Ole Buck – Sibbald Lake – Hiking Alberta


Ole Buck is a loop trail over a rise above Sibbald Lake in Kananaskis Country, Alberta.



The Ole Buck hike above Sibbald Lake begins on a brisk, breezy and predominantly overcast morning with grandson, age 6, heading west from Calgary, Alberta on the TransCanada Highway to the exit south at Sibbald Creek Trail (Hwy 68).


Ole Buck – Sibbald Creek, Alberta, Canada Sibbald Flat from the viewpoint


The first stop is the Sibbald Flat Viewpoint where a short hike to the edge allows discussion about this ancient Indian hunting ground.  Buffalo, grazing on the flat, were hunted for food and clothing in this natural trap surrounded by forested hills.

Ole Buck – Sibbald Creek, Alberta, Canada Sibbald Flat from the ridge trail viewpoint


The next stop is at the Sibbald Lake campground where parking at the hiking area near the shore of tiny, but beautiful, Sibbald Lake provides close proximity to the trail-head for Ole Buck.  The objective for the day is to hike the 'summit' of the 'mountain' on the other side using the 2.4 KM (1½ mile) Ole Buck Trail loop.


Ole Buck – Sibbald Creek, Alberta, Canada Grandson at the trail-head


The day is still cool and breezy so a layer of clothing is added and the hike begins with the one kilometer access along the lake shore to a small bridge crossing a creek onto the Ole Buck Trail.  After heated debate the decision is to tackle the loop in a counter clockwise direction.


Ole Buck – Sibbald Creek, Alberta, Canada Ole Buck rises above the far side of Sibbald Lake


Ole Buck – Sibbald Creek, Alberta, Canada The bridge which links the campground to the Ole Buck Loop trail


Initially the flat trail travels through very tall grassland.  Occasionally the grass is taller than Grandson but the bright red coat makes him easy to find.  Occasionally, glancing behind me reveals no more evidence than a small patch of tall grass weaving back and forth.


Ole Buck – Sibbald Creek, Alberta, Canada Grandson hiking the trail through grass occasionally taller than he is.


The trail ascends into forest and the climb begins through old forest beside a deepening forested gully to the evergreen tree surrounded, rocky summit where two rock cairns and a log bench provide a comfortable place to enjoy lunch.  The sun is bright and the day has warmed up enough to allow hiking in shorts and T-shirts.


Ole Buck – Sibbald Creek, Alberta, Canada At the 'summit' of Ole Buck


Ole Buck – Sibbald Creek, Alberta, Canada The young buck and the old buck at the top of Ole Buck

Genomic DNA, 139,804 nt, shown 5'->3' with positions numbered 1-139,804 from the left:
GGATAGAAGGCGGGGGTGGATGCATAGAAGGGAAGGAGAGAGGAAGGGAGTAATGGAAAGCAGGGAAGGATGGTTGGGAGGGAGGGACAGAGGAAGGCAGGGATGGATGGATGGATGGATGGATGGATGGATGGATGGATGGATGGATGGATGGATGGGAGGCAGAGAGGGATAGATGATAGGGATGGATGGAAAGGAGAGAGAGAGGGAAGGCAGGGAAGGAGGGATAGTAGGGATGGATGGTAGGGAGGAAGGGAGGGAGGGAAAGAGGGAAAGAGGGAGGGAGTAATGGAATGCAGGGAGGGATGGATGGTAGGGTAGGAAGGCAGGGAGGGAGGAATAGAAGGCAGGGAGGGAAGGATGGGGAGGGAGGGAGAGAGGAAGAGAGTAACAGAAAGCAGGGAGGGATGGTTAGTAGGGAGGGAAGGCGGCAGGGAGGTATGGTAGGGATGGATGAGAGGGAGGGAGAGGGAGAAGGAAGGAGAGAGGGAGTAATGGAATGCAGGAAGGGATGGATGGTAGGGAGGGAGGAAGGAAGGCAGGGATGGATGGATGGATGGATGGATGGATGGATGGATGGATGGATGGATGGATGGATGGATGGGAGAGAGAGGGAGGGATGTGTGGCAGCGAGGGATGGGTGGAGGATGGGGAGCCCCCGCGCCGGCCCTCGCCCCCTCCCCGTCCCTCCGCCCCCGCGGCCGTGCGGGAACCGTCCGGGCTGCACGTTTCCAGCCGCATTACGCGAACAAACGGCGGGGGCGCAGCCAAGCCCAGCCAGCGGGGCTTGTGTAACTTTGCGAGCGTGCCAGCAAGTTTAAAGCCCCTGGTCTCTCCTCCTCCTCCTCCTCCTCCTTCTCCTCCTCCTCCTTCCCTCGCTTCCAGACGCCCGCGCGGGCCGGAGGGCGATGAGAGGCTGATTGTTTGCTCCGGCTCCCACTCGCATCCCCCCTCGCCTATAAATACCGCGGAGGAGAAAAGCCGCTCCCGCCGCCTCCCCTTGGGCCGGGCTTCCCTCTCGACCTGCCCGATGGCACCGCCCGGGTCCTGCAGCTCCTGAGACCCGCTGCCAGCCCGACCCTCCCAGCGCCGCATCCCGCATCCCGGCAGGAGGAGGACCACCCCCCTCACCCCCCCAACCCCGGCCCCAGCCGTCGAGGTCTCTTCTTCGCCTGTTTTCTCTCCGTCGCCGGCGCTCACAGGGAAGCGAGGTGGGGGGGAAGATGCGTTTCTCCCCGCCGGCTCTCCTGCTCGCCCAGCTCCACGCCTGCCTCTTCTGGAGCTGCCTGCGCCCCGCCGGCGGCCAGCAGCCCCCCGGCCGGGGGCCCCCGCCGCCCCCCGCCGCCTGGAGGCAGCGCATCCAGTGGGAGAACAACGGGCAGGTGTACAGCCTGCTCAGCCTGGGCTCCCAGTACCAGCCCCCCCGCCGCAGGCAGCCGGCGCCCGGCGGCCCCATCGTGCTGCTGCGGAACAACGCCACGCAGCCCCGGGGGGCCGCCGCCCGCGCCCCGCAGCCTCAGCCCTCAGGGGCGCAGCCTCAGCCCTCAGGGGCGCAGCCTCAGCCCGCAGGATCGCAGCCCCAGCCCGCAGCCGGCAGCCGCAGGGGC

The hike down the other side provides occasional views through the trees of Sibbald Lake and Camp Adventure on the shore.  There are very pretty vistas of surrounding foothills.  Today, the focus is on basic map reading skills, doing a little off-trail hiking and learning the Sherpa step for descent so the knees will be better later in life.


Ole Buck – Sibbald Creek, Alberta, Canada Hiking through dense vegetation on descent of Ole Buck


Ole Buck – Sibbald Creek, Alberta, Canada Back at the bridge to return to Sibbald Lake campground


Ole Buck – Sibbald Creek, Alberta, Canada Sibbald Lake in the afternoon sun with Camp Adventure on the far side


Overall the hike is near 6 KMs (3¾ miles) through a wide variety of terrain with an estimated 152 m (500 ft) of elevation on the day. 

On the way home, a stop in Bragg Creek completes the adventure with well-deserved triple chocolate brownie ice cream cones.  This is a special day.


Ole Buck – Sibbald Creek, Alberta, Canada Treats in Bragg Creek, Alberta, Canada after a great day of hiking








You are welcome to spread the word about the Sherpa Step. It has helped me a lot over the years. It is a bit clumsy at first and best done slowly with hiking poles until the movement becomes familiar. The Sibbald Creek area from Sibbald Lake contains a lot of great trail. With a map it is fairly straightforward with adequate signage most of the time. Great views of Moose Mountain and the front range of the Rockies. I have not yet been to Sibbald this year but I expect you will need waterproof footwear and the instep crampons. Not sure about the snowshoes but it wouldn't hurt to strap them to the pack. Something tougher than YakTrax will be needed to tackle the terrain, particularly if you include Deer Ridge in your trek from Eagle Hill. Lots of good trail and varied terrain with outstanding views. Have a great hike. Thank you for your kind words. It has been a passion of mine for many decades.

Hi Barry, I have written you before and today, doing some research, your website once again appears. I was doing some research on how I could help new hikers deal with descents and saw your sherpa walk. I would like to include this in a page I'm developing for the group I volunteer/organize. I hope that's ok. And as well I was trying to decide where my next trip would be and I thought it might be fun to do Eagle Hill from Sibbald Lake but I don't know the area. I would take snowshoes, icers and waterproof boots and gaiters. I would like to do about 10-15 kms of the trail. The trail reports aren't very informative on this trail. What do you think? By the way I am again quite impressed with the effort you've made on your website. Your love of hiking comes through and inspires me. There are times I wonder why I organize trips, now I know. Thanks